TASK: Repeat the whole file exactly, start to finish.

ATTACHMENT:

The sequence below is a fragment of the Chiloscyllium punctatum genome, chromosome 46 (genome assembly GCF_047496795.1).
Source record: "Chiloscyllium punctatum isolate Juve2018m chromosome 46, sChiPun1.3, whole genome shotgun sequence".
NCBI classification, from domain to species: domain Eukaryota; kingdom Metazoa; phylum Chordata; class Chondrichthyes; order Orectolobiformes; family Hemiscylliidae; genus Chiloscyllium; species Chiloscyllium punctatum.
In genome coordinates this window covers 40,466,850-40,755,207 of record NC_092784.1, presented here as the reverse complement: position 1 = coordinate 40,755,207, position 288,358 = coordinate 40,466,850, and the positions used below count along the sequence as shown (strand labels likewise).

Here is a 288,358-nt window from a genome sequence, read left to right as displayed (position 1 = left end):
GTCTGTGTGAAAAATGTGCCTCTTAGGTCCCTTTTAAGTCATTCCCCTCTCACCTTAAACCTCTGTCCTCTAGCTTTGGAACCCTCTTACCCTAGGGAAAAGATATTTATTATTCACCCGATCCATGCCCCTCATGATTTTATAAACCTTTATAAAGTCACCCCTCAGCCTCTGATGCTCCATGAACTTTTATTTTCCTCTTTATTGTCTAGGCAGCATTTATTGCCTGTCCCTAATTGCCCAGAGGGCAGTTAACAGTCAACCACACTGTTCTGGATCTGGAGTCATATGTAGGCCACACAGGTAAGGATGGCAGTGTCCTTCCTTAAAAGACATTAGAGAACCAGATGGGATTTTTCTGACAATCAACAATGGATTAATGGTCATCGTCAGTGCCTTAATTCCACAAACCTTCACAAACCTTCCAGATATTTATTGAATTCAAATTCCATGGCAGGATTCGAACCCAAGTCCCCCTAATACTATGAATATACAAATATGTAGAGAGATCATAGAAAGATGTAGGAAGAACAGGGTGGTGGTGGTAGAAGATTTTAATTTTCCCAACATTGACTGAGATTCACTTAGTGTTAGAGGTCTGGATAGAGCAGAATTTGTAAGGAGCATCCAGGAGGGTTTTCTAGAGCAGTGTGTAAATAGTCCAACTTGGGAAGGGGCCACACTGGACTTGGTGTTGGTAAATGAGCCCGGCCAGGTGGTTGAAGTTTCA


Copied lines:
The sequence below is a fragment of the Chiloscyllium punctatum genome, chromosome 46 (genome assembly GCF_047496795.1).
Source record: "Chiloscyllium punctatum isolate Juve2018m chromosome 46, sChiPun1.3, whole genome shotgun sequence".
NCBI classification, from domain to species: domain Eukaryota; kingdom Metazoa; phylum Chordata; class Chondrichthyes; order Orectolobiformes; family Hemiscylliidae; genus Chiloscyllium; species Chiloscyllium punctatum.
In genome coordinates this window covers 40,466,850-40,755,207 of record NC_092784.1, presented here as the reverse complement: position 1 = coordinate 40,755,207, position 288,358 = coordinate 40,466,850, and the positions used below count along the sequence as shown (strand labels likewise).

Here is a 288,358-nt window from a genome sequence, read left to right as displayed (position 1 = left end):
GTCTGTGTGAAAAATGTGCCTCTTAGGTCCCTTTTAAGTCATTCCCCTCTCACCTTAAACCTCTGTCCTCTAGCTTTGGAACCCTCTTACCCTAGGGAAAAGATATTTATTATTCACCCGATCCATGCCCCTCATGATTTTATAAACCTTTATAAAGTCACCCCTCAGCCTCTGATGCTCCATGAACTTTTATTTTCCTCTTTATTGTCTAGGCAGCATTTATTGCCTGTCCCTAATTGCCCAGAGGGCAGTTAACAGTCAACCACACTGTTCTGGATCTGGAGTCATATGTAGGCCACACAGGTAAGGATGGCAGTGTCCTTCCTTAAAAGACATTAGAGAACCAGATGGGATTTTTCTGACAATCAACAATGGATTAATGGTCATCGTCAGTGCCTTAATTCCACAAACCTTCACAAACCTTCCAGATATTTATTGAATTCAAATTCCATGGCAGGATTCGAACCCAAGTCCCCCTAATACTATGAATATACAAATATGTAGAGAGATCATAGAAAGATGTAGGAAGAACAGGGTGGTGGTGGTAGAAGATTTTAATTTTCCCAACATTGACTGAGATTCACTTAGTGTTAGAGGTCTGGATAGAGCAGAATTTGTAAGGAGCATCCAGGAGGGTTTTCTAGAGCAGTGTGTAAATAGTCCAACTTGGGAAGGGGCCACACTGGACTTGGTGTTGGTAAATGAGCCCGGCCAGGTGGTTGAAGTTTCA